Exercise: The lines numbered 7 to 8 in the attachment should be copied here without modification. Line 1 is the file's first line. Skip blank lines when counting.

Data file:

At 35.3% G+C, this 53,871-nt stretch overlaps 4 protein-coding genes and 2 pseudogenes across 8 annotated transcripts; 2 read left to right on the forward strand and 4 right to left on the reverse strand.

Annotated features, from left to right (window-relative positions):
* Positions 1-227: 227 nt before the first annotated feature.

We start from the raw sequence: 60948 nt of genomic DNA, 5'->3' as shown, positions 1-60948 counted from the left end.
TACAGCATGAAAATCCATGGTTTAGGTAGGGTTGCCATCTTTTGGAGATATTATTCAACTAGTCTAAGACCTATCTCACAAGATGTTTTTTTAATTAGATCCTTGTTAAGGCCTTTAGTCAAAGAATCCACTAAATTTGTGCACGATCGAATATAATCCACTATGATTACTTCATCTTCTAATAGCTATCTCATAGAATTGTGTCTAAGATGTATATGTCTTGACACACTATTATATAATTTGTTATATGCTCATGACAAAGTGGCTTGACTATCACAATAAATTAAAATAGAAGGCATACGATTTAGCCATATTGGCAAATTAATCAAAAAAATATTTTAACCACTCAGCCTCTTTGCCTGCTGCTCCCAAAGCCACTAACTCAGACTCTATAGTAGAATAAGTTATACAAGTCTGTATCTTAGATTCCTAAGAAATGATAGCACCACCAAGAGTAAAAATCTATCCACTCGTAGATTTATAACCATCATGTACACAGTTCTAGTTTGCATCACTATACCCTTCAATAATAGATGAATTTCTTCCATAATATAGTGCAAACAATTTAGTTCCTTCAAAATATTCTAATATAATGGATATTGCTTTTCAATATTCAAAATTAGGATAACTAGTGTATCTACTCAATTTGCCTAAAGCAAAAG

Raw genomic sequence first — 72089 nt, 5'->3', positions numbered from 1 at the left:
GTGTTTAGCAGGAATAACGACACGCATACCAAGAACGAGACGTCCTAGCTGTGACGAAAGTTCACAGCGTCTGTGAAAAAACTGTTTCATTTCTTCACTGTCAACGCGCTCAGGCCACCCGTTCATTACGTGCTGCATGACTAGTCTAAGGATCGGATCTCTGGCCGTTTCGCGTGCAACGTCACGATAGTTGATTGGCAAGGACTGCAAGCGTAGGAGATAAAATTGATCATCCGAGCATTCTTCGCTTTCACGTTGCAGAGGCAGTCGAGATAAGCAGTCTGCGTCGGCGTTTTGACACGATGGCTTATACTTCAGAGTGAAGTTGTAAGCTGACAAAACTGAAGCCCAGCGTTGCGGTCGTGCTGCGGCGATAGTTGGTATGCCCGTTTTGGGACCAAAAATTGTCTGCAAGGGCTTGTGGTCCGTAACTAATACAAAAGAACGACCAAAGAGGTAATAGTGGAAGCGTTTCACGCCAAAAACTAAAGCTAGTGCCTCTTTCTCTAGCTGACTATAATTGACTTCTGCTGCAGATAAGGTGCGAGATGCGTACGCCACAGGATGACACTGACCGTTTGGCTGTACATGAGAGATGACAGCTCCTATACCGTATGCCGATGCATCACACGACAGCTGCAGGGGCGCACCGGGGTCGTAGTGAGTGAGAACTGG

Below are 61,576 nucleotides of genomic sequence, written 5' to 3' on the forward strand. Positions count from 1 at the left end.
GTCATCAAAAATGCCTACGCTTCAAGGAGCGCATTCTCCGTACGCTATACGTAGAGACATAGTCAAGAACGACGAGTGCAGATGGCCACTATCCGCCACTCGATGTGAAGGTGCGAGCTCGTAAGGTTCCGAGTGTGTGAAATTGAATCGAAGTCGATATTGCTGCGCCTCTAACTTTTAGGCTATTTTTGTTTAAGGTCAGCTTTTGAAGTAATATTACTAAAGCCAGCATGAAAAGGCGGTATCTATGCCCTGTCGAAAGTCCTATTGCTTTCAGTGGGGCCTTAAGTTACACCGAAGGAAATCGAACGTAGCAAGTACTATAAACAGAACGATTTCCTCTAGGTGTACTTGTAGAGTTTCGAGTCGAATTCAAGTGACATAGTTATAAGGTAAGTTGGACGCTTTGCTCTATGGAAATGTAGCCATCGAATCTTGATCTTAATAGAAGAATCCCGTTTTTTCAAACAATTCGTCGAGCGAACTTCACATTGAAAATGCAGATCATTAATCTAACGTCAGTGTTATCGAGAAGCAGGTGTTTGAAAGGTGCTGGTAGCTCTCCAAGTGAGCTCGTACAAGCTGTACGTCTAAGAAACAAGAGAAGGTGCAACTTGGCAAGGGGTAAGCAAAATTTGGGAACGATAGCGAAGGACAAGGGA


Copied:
GTGTTTAGCAGGAATAACGACACGCATACCAAGAACGAGACGTCCTAGCTGTGACGAAAGTTCACAGCGTCTGTGAAAAAACTGTTTCATTTCTTCACTGTCAACGCGCTCAGGCCACCCGTTCATTACGTGCTGCATGACTAGTCTAAGGATCGGATCTCTGGCCGTTTCGCGTGCAACGTCACGATAGTTGATTGGCAAGGACTGCAAGCGTAGGAGATAAAATTGATCATCCGAGCATTCTTCGCTTTCACGTTGCAGAGGCAGTCGAGATAAGCAGTCTGCGTCGGCGTTTTGACACGATGGCTTATACTTCAGAGTGAAGTTGTAAGCTGACAAAACTGAAGCCCAGCGTTGCGGTCGTGCTGCGGCGATAGTTGGTATGCCCGTTTTGGGACCAAAAATTGTCTGCAAGGGCTTGTGGTCCGTAACTAATACAAAAGAACGACCAAAGAGGTAATAGTGGAAGCGTTTCACGCCAAAAACTAAAGCTAGTGCCTCTTTCTCTAGCTGACTATAATTGACTTCTGCTGCAGATAAGGTGCGAGATGCGTACGCCACAGGATGACACTGACCGTTTGGCTGTACATGAGAGATGACAGCTCCTATACCGTATGCCGATGCATCACACGACAGCTGCAGGGGCGCACCGGGGTCGTAGTGAGTGAGAACTGG

Below are 61,576 nucleotides of genomic sequence, written 5' to 3' on the forward strand. Positions count from 1 at the left end.